It seems like lately, all the buzz had been around the cloud, especially public cloud. At VMworld 2017, there is certainly no exception to that. In fact, in the morning keynote, AWS was onstage alongside Pat Gelsinger announcing VMware Cloud on AWS.
What is VMware Cloud on AWS?
Simply put, it’s running the VMware SDDC suite on AWS resources. Once deployed, the underlying infrastructure is managed by AWS and VMware, allowing the customer to focus on simply consuming the resources paid for. Maintenance is handled in a way that is non-intrusive and at no loss of capacity. Without having to worry about the infrastructure, capital expenses, and storage expansion, workloads can thrive on public cloud.
Tell me more!
ESXi servers are booted from EBS storage and use 8 local NVMe drives each for the vSAN storage for the cluster. A minimum of 4 hosts are required, and it can scale beyond that. The ESXi servers are 36 cores, and 512GB of RAM, making a total of 144 cores, 2TB RAM, and 56TB of storage. Management tools, vCenter and NSX VMs, are also installed within the vSAN cluster. However, VMware realized that since they are managing these, the customer should not have access to them. So VMware came up with a way to logically segregate the vSAN datastore into a management portion, and a customer accessible option.
What about maintenance?
This is one of the great aspects of VMware Cloud on AWS. All maintenance is handled by VMware / AWS. When vSphere updates are to be applied, a new host is added into the cluster, and an existing host is put into maintenance mode, with the option to maintain data accessibility. The hosts are then remediated 1 by 1 until all patched, and the temporary host is removed. The reason for the temporary host is to maintain compute resources for the customer during maint, and also act as a new host should an existing host fail to come back up within an hour.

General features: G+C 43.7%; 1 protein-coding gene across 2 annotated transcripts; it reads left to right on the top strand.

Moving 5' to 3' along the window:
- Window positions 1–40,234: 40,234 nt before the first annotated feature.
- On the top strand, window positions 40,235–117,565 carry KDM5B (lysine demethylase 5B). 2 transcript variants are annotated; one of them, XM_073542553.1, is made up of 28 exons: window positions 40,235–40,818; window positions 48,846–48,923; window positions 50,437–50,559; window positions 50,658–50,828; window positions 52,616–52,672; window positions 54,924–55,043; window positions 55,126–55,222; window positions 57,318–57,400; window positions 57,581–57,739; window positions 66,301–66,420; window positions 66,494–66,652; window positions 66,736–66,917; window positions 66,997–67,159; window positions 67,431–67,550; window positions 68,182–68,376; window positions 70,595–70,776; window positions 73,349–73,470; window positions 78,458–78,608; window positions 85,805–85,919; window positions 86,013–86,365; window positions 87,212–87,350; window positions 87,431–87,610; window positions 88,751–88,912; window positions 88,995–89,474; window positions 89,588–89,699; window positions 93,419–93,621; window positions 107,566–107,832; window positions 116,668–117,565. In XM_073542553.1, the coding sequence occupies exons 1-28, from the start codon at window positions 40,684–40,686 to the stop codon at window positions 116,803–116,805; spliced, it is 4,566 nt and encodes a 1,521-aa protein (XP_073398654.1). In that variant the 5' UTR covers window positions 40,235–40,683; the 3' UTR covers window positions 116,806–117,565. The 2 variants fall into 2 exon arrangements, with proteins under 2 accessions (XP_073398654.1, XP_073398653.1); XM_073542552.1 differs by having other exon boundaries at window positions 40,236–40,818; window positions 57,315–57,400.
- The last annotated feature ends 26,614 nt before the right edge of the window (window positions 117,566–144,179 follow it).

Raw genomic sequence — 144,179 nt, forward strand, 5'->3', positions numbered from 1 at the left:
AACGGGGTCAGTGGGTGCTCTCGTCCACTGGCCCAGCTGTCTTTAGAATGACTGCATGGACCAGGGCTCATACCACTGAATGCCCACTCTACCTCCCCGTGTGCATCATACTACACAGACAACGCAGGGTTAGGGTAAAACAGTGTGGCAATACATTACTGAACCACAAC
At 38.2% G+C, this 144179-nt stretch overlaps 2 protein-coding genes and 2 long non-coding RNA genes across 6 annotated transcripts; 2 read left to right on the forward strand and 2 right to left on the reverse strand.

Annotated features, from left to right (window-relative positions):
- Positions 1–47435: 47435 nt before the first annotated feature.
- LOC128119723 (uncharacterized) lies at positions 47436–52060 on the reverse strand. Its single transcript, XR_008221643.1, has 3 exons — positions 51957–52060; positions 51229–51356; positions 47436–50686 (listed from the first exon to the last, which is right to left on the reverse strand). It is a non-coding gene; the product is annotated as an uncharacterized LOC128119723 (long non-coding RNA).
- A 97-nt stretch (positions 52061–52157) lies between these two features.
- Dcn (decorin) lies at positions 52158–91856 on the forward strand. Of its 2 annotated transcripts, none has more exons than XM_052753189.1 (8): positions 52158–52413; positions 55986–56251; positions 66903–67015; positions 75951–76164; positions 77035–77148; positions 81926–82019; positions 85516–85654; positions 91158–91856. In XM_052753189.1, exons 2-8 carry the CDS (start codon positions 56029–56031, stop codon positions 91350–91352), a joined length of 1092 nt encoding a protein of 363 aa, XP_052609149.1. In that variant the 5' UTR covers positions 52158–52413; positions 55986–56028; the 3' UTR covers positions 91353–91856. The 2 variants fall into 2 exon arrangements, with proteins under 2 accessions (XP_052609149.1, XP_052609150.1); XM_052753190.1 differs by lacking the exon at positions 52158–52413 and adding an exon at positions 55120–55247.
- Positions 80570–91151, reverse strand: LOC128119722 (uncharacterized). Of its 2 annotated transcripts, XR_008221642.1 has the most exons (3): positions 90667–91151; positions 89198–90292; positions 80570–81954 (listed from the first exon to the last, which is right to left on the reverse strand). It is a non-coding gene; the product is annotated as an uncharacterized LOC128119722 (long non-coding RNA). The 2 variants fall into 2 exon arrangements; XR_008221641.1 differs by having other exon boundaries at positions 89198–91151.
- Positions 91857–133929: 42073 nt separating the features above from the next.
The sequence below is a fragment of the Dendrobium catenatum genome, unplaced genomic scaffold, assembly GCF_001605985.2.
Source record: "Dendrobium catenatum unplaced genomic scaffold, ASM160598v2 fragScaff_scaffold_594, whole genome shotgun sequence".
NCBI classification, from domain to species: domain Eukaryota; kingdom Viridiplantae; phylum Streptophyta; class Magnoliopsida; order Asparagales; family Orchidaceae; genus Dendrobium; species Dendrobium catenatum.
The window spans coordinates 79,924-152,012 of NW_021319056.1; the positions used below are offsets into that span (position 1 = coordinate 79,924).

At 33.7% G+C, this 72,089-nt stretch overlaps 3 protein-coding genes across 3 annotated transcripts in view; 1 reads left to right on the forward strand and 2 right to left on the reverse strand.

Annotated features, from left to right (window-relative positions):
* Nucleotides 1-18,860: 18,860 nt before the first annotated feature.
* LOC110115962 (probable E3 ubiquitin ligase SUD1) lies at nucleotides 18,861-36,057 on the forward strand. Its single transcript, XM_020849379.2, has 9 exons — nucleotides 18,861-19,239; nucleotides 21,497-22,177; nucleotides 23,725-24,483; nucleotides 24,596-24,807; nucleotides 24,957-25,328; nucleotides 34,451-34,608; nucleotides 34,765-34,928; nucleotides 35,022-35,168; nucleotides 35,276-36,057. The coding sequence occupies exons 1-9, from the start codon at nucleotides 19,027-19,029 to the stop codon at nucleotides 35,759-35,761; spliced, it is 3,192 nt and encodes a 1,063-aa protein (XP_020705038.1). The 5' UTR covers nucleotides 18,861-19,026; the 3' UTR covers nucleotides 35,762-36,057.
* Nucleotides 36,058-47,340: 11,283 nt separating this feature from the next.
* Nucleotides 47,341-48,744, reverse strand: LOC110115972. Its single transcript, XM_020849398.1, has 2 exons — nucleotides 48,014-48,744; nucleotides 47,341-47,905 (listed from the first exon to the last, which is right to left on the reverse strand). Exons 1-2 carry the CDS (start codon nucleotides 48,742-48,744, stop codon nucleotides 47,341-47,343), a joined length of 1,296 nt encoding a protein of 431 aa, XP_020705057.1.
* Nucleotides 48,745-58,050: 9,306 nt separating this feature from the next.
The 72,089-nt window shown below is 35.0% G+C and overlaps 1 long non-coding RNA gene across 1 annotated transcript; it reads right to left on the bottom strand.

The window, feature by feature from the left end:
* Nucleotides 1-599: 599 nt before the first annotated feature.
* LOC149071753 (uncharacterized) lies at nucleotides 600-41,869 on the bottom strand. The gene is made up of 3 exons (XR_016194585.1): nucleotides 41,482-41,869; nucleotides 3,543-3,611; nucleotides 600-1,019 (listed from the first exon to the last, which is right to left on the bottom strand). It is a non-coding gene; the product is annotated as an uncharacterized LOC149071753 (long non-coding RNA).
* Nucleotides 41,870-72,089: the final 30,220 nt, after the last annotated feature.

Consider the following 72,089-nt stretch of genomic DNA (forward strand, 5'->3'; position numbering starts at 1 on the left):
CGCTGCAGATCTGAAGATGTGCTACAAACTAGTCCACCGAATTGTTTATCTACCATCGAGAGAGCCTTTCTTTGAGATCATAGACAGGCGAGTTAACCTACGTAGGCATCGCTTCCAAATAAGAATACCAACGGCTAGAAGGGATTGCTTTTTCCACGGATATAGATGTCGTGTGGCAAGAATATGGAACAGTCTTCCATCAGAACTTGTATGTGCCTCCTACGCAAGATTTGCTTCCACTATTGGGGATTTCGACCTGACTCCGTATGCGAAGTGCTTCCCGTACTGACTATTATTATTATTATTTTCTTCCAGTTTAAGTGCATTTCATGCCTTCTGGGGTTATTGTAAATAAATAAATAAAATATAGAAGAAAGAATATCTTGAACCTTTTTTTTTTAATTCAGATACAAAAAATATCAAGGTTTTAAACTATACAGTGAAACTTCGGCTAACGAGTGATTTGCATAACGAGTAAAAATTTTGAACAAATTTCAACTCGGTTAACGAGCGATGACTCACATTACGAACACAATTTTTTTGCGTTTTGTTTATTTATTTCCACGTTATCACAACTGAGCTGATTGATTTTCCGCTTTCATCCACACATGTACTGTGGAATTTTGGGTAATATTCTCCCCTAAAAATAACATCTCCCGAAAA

What about backups?
Excellent question! Since the infrastructure is managed outside of customer control, many had questions about backing up VMs. However, VADP is enabled, and required vCenter permissions are available to the customer account. This is great news because Veeam can ingrate right in one day 1 to backup the workloads. Some caveats are in place, such as hotadd being the only backup mode available and no vPower NFS datastore for SureBackup. However, on VMware’s roadmap for VMware Cloud for AWS is IP storage, which means SureBackup jobs and instant VM recovery will be available once IP storage is added. As an added bonus, VAIO will also be available, making DR easy for customers running Veeam v10 with CDP – Continous Data Protection!
What about pricing?
Like all other AWS instances, VMware Cloud on AWS is available in three options:
On Demand: ~$6,000 per host per month
1 year reservation: ~$4500 per host per month
3 year reservation: ~$3,000 per host per month.
As you can see, there is significant savings purchasing a 3 year reservation plan!
Restrictions apply, terms and conditions, etc.
Currently, deduplication and compression are not enabled on the vSAN cluster. Also, stretch clustering is not available. And last, vSAN encryption is also not available. However, the NVMe devices are self-encrypting, which means data is protected in the event of device removal.